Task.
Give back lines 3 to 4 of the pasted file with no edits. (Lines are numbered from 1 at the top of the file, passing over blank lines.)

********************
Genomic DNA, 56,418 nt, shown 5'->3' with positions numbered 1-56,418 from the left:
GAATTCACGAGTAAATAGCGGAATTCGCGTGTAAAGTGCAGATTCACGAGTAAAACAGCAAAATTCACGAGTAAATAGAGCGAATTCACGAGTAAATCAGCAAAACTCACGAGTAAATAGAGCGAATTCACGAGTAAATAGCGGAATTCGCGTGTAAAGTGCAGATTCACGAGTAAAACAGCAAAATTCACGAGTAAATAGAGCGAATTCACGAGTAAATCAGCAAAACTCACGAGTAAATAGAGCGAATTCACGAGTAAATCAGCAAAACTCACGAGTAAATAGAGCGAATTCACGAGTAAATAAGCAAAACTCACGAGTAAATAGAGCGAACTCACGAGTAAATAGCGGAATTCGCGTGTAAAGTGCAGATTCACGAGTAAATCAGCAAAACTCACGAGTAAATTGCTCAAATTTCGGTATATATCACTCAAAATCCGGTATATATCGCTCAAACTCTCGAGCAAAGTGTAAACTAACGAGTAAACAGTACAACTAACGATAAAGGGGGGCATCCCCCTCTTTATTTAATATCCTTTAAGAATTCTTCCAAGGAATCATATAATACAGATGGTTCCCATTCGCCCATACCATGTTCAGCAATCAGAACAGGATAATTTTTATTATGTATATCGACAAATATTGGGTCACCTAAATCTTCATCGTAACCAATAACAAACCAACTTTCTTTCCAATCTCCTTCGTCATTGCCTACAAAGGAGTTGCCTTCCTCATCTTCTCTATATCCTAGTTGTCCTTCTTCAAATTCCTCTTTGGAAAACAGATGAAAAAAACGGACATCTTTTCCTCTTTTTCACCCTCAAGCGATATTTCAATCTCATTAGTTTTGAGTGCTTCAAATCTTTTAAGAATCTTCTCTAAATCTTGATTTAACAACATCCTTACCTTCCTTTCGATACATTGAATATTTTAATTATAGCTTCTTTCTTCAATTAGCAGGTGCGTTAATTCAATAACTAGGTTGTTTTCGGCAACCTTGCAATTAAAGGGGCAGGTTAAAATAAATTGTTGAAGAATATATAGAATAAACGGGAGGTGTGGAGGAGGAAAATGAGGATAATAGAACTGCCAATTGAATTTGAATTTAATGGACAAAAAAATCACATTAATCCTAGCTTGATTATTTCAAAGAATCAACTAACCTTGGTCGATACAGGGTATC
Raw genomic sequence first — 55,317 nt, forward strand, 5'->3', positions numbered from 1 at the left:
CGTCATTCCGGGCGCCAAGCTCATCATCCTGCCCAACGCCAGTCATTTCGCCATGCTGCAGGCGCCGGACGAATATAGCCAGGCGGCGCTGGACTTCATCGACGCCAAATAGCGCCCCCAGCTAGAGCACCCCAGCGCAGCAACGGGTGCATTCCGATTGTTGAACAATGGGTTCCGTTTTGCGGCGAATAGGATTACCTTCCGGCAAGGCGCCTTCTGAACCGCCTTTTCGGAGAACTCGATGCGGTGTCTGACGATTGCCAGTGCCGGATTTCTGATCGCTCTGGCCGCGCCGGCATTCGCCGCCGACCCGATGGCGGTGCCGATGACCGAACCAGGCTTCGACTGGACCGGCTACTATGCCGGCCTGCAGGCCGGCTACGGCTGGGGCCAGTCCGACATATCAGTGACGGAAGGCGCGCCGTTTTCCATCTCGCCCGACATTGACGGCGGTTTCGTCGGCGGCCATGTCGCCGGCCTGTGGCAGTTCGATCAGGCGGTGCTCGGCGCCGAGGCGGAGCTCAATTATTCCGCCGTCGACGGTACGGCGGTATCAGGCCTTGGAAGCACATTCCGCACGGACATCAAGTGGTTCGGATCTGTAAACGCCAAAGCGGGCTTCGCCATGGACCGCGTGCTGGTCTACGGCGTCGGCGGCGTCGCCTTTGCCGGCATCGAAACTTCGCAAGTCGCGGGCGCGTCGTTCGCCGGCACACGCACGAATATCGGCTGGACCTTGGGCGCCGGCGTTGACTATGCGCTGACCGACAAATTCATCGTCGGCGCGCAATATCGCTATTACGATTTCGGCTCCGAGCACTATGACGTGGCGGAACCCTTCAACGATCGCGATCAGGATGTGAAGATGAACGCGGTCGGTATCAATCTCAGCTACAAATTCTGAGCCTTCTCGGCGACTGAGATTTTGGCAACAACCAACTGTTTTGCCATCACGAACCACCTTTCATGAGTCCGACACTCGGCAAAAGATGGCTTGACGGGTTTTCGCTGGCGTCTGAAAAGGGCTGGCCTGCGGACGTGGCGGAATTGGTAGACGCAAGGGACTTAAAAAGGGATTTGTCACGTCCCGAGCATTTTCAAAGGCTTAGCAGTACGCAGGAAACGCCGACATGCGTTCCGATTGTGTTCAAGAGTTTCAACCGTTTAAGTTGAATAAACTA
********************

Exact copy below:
Raw genomic sequence first — 55,317 nt, forward strand, 5'->3', positions numbered from 1 at the left:
CGTCATTCCGGGCGCCAAGCTCATCATCCTGCCCAACGCCAGTCATTTCGCCATGCTGCAGGCGCCGGACGAATATAGCCAGGCGGCGCTGGACTTCATCGACGCCAAATAGCGCCCCCAGCTAGAGCACCCCAGCGCAGCAACGGGTGCATTCCGATTGTTGAACAATGGGTTCCGTTTTGCGGCGAATAGGATTACCTTCCGGCAAGGCGCCTTCTGAACCGCCTTTTCGGAGAACTCGATGCGGTGTCTGACGATTGCCAGTGCCGGATTTCTGATCGCTCTGGCCGCGCCGGCATTCGCCGCCGACCCGATGGCGGTGCCGATGACCGAACCAGGCTTCGACTGGACCGGCTACTATGCCGGCCTGCAGGCCGGCTACGGCTGGGGCCAGTCCGACATATCAGTGACGGAAGGCGCGCCGTTTTCCATCTCGCCCGACATTGACGGCGGTTTCGTCGGCGGCCATGTCGCCGGCCTGTGGCAGTTCGATCAGGCGGTGCTCGGCGCCGAGGCGGAGCTCAATTATTCCGCCGTCGACGGTACGGCGGTATCAGGCCTTGGAAGCACATTCCGCACGGACATCAAGTGGTTCGGATCTGTAAACGCCAAAGCGGGCTTCGCCATGGACCGCGTGCTGGTCTACGGCGTCGGCGGCGTCGCCTTTGCCGGCATCGAAACTTCGCAAGTCGCGGGCGCGTCGTTCGCCGGCACACGCACGAATATCGGCTGGACCTTGGGCGCCGGCGTTGACTATGCGCTGACCGACAAATTCATCGTCGGCGCGCAATATCGCTATTACGATTTCGGCTCCGAGCACTATGACGTGGCGGAACCCTTCAACGATCGCGATCAGGATGTGAAGATGAACGCGGTCGGTATCAATCTCAGCTACAAATTCTGAGCCTTCTCGGCGACTGAGATTTTGGCAACAACCAACTGTTTTGCCATCACGAACCACCTTTCATGAGTCCGACACTCGGCAAAAGATGGCTTGACGGGTTTTCGCTGGCGTCTGAAAAGGGCTGGCCTGCGGACGTGGCGGAATTGGTAGACGCAAGGGACTTAAAAAGGGATTTGTCACGTCCCGAGCATTTTCAAAGGCTTAGCAGTACGCAGGAAACGCCGACATGCGTTCCGATTGTGTTCAAGAGTTTCAACCGTTTAAGTTGAATAAACTA